The fine art of fences

For Arizonans, the word “fence” might conjure many meanings. There’s the importance of pool fences in drowning prevention. The controversy surrounding fences along our border with Mexico. Even the fences some parents use in childproofing their homes.

When I hear talk of “fencing,” two things come to mind. Fencing as a college student studying in Heidelberg, Germany. And seeing one of the world’s more infamous fences, the Berlin Wall, before its demise.

Turns out the Berlin Wall is one of “the seven fence wonders of the world” according to an article appearing on the North American Fence Builders Association website. The Great Wall of China, where I enjoyed one of my more memorable walks as a 20-something, is another.

I got to thinking about “Fences” the other day when I came across a 2010-2011 season brochure for The Black Theatre Troupe while getting Lizabeth to an ASA “Lucky Stiff” rehearsal at Phoenix Theatre.

The esteemed theater companies are collaborating this season on a Dec 1-12 production of “Hairspray” — “a social commentary on the racial injustices of American society in the 1960’s” — to be held at Phoenix Theatre.

But first up for The Black Theatre Troupe, embarking on its 41st season of “preserving the past and embracing the future,” is August Wilson’s “Fences” directed by David J. Hempill. The work is one in a ten-part collection of Wilson plays titled “The Pittsburgh Cycle.”

The troupe’s season brochure describes the play as “both a monumental drama and an intimate family portrait.” The Pulitzer Prize winning work follows the tale of Troy Maxson, a garbage man in 1957 Pittsburgh, who once played for the Negro baseball league but “was excluded by segregation from the major leagues during his prime.” They also note that “Troy’s bitterness takes its toll on his relationships with his wife and son, who now wants his own chance to play.”

“Fences” was first performed in New York during 1987, with James Earl Jones in the role of 53-year-old Maxson — whose life is rife with conflicts centered on the issue of responsibility. The 2010 revival of “Fences” at the Cort Theatre on Broadway starred Denzel Washington and Viola Davis, earning each a Tony Award for their performance. “Fences” was honored as best revival of a play.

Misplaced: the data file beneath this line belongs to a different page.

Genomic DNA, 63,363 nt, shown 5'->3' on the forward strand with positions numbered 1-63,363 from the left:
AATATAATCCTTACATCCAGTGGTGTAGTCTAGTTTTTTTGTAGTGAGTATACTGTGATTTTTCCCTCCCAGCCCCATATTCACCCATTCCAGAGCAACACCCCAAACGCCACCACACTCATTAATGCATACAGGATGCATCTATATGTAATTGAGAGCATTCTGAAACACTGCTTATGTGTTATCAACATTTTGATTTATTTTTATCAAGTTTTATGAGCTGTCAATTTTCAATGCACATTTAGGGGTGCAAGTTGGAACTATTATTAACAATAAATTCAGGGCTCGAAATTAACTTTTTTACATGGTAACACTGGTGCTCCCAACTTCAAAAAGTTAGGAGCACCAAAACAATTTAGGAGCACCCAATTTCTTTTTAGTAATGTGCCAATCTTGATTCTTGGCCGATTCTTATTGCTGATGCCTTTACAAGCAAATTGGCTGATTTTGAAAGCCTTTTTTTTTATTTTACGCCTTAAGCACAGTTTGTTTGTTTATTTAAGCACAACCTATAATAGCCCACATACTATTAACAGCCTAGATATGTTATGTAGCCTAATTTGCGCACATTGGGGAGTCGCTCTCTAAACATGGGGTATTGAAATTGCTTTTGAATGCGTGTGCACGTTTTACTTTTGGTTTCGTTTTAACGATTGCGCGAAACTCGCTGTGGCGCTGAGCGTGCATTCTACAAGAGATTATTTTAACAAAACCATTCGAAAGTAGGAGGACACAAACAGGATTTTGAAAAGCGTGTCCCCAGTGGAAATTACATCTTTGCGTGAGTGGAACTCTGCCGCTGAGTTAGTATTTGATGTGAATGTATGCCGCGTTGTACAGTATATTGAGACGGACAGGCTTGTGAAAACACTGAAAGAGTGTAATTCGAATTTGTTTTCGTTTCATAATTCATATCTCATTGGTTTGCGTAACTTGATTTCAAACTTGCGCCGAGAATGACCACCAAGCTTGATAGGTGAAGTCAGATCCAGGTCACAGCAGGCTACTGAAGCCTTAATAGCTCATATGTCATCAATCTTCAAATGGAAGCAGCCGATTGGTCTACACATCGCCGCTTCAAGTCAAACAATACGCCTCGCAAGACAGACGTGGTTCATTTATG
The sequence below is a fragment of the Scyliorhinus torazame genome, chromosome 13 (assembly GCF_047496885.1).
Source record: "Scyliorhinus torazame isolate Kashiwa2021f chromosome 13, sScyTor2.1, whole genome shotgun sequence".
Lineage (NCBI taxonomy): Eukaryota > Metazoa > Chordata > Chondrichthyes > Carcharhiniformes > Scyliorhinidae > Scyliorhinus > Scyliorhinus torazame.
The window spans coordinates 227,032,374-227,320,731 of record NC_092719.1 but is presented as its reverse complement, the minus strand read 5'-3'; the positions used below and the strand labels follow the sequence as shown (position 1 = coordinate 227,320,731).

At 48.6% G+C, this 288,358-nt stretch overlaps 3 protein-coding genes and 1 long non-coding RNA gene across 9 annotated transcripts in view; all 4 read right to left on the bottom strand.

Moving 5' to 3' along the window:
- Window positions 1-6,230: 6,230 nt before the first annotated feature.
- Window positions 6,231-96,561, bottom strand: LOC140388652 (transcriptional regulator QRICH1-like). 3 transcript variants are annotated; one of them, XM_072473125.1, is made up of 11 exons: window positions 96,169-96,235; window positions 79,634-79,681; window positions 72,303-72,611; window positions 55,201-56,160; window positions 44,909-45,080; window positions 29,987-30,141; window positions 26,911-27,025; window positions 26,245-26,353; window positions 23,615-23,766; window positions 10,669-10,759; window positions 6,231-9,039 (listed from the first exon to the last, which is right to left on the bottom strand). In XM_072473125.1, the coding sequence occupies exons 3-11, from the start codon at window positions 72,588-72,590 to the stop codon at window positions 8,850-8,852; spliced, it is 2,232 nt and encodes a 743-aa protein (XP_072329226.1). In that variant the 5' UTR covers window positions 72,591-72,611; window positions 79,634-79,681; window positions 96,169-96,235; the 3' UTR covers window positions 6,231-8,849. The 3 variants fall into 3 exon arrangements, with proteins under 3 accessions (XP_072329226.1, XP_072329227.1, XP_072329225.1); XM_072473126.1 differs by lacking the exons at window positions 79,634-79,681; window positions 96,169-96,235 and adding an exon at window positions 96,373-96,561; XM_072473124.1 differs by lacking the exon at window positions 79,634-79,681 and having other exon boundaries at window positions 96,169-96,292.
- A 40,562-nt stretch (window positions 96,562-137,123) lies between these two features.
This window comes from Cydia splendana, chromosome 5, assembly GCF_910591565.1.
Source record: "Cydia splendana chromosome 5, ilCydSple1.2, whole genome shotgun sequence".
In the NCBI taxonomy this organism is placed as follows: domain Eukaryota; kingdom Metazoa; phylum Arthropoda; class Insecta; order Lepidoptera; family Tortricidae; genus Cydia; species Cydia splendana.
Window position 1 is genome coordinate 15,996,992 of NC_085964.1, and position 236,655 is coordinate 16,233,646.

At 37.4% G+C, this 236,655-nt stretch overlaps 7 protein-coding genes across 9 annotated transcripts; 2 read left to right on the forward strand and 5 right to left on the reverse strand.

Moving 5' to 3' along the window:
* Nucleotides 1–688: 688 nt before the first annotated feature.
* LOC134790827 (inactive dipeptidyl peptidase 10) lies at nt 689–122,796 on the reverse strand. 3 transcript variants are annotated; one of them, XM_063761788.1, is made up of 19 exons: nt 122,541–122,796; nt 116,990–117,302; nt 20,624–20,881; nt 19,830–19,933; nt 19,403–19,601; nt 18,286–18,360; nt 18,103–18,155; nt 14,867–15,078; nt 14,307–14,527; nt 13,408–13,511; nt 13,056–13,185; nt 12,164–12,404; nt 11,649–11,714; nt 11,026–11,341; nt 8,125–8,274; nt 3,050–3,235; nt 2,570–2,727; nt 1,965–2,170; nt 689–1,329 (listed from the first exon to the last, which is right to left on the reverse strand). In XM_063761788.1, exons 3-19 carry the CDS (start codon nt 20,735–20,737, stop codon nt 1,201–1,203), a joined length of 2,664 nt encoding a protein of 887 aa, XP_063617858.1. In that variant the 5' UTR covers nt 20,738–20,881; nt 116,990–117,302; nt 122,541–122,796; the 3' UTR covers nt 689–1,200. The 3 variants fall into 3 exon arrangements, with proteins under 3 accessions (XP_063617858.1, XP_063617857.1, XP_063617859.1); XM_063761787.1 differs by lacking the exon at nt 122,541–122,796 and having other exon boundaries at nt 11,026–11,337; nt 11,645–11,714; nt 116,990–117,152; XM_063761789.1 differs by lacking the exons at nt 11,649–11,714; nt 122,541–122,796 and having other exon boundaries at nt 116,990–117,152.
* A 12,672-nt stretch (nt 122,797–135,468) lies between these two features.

It’s a rare treat to enjoy such an esteemed work right here in the Valley so soon after the Broadway production closes. (Equally impressive is the Phoenix Theatre production of “Avenue Q” to open in the Valley Feb 23-March 20 of next year.)

“Fences” is one of the must-see Arizona productions of the season. It’s a tale of relationships and regret that resonates with people of all races — and The Black Theatre Troupe will surely deliver a powerful and profound performance.

Other 2010-2011 season offerings by The Black Theatre Troupe include not only “Hairspray” (Dec 1-12 with Phoenix Theatre), but also “Crumbs from the Table of Joy” by Lynn Nottage (Feb 18-27), “My Secret Language of Wishes” by Cori Thomas (April 1-10) and “Lady Day at Emerson’s Bar & Grill” by Lanie Robertson (May 13-22).

In the words of David Hemphill, executive director for The Black Theatre Troupe, “we invite you to travel with us to experience the full meaning and power of stories, people and places that beautifully shape the values of our commonality.”


Note: The Black Theatre Troupe performs at The Playhouse on the Park, located on the ground floor of The Viad Tower at 1850 N. Central Ave. in Phoenix (enter the parking lot from Palm Ln.). Performances are held at 8pm on Friday and Saturday evenings and 3pm on Sundays. “Second week only” Saturday matinees begin at 2pm.  (“Hairspray” will be performed at Phoenix Theatre.)

Coming up: The season’s best offerings with social justice themes